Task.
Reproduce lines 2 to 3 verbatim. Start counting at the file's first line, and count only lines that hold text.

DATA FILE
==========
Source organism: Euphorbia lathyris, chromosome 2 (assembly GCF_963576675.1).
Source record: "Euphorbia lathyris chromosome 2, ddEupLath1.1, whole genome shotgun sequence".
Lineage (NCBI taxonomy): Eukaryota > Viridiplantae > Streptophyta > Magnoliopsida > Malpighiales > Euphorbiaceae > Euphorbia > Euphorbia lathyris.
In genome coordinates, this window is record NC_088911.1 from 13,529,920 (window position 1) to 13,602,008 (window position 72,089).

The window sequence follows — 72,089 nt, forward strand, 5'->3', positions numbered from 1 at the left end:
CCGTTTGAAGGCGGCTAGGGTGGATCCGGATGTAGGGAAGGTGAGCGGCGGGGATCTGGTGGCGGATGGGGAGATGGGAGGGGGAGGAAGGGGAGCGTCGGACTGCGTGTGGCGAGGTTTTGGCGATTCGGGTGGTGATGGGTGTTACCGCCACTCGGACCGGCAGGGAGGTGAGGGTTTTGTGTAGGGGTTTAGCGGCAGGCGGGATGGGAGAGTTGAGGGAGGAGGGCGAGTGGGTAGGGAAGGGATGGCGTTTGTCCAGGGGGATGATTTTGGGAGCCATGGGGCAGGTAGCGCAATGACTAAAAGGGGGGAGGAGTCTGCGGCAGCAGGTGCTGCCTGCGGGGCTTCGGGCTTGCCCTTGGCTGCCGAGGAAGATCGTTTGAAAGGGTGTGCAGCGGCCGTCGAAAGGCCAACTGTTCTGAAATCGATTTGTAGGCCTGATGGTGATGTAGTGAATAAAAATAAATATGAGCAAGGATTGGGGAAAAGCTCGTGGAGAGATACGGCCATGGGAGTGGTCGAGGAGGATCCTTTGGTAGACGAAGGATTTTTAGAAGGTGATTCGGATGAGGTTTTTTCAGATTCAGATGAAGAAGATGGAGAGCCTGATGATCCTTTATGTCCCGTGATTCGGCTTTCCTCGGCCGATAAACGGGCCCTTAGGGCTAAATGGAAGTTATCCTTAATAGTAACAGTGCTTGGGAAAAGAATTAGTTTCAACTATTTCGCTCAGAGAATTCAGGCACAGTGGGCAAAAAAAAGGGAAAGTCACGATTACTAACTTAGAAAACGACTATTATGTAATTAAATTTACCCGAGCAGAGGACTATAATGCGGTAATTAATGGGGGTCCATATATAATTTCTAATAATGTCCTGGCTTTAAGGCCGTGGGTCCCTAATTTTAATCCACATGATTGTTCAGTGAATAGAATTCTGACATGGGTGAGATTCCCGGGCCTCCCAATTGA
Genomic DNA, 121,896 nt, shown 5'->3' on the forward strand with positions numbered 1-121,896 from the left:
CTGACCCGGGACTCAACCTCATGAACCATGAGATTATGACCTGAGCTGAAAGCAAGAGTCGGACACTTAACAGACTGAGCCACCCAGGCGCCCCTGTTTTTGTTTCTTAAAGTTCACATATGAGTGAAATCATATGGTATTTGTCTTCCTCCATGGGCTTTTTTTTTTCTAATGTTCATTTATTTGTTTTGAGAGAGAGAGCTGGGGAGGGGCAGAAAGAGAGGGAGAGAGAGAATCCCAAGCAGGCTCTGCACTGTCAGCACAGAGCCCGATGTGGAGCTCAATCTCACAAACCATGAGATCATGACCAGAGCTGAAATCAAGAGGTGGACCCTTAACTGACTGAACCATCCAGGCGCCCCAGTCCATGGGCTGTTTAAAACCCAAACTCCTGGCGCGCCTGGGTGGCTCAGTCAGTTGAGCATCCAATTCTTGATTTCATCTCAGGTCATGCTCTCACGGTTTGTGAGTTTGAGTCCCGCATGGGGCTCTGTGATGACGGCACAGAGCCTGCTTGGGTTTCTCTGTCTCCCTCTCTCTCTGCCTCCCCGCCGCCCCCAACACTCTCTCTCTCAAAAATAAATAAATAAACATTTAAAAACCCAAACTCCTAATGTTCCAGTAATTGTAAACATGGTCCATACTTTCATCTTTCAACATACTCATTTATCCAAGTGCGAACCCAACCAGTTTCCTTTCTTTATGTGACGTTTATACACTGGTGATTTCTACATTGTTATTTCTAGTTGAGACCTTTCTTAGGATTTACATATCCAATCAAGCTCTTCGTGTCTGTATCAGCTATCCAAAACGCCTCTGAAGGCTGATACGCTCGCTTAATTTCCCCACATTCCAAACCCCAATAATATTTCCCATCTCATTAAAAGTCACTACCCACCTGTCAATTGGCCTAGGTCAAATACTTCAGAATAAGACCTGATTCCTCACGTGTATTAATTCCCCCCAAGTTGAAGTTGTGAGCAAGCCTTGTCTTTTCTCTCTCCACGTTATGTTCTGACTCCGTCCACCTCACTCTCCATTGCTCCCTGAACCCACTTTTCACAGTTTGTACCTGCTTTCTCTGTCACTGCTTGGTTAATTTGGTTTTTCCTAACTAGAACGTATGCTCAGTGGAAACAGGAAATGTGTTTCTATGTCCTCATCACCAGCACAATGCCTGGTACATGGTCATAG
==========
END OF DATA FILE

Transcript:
Source record: "Euphorbia lathyris chromosome 2, ddEupLath1.1, whole genome shotgun sequence".
Lineage (NCBI taxonomy): Eukaryota > Viridiplantae > Streptophyta > Magnoliopsida > Malpighiales > Euphorbiaceae > Euphorbia > Euphorbia lathyris.